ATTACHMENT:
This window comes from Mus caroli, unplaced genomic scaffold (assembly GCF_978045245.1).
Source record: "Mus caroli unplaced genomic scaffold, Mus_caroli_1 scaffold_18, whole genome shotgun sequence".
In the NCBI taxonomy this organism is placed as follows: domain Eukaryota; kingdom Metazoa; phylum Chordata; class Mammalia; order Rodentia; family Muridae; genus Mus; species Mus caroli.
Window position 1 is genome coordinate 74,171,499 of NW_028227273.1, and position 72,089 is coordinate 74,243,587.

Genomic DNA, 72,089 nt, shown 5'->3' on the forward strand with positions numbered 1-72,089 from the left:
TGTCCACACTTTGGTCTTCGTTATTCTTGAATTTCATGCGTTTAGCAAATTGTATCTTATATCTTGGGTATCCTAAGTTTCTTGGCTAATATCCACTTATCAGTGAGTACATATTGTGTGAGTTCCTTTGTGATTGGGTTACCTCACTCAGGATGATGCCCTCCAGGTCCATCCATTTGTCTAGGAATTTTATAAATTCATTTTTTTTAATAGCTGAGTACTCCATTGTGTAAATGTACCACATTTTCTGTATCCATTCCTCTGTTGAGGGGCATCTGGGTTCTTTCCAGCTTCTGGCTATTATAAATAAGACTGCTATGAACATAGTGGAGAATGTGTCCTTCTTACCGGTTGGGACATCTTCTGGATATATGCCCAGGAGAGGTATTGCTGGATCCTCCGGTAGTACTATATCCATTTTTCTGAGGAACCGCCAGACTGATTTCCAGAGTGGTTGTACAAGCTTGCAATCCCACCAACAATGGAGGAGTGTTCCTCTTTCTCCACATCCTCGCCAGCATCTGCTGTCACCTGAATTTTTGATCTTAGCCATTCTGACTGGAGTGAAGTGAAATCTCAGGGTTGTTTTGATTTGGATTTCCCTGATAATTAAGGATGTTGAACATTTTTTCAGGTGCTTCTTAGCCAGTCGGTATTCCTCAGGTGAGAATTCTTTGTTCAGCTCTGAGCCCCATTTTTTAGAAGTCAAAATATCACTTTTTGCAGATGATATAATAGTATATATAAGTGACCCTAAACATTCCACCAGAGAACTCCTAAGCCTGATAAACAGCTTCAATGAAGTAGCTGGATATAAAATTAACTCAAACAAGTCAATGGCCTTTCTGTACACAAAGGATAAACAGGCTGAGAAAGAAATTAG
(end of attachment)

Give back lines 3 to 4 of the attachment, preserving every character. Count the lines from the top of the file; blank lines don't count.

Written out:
In the NCBI taxonomy this organism is placed as follows: domain Eukaryota; kingdom Metazoa; phylum Chordata; class Mammalia; order Rodentia; family Muridae; genus Mus; species Mus caroli.
Window position 1 is genome coordinate 74,171,499 of NW_028227273.1, and position 72,089 is coordinate 74,243,587.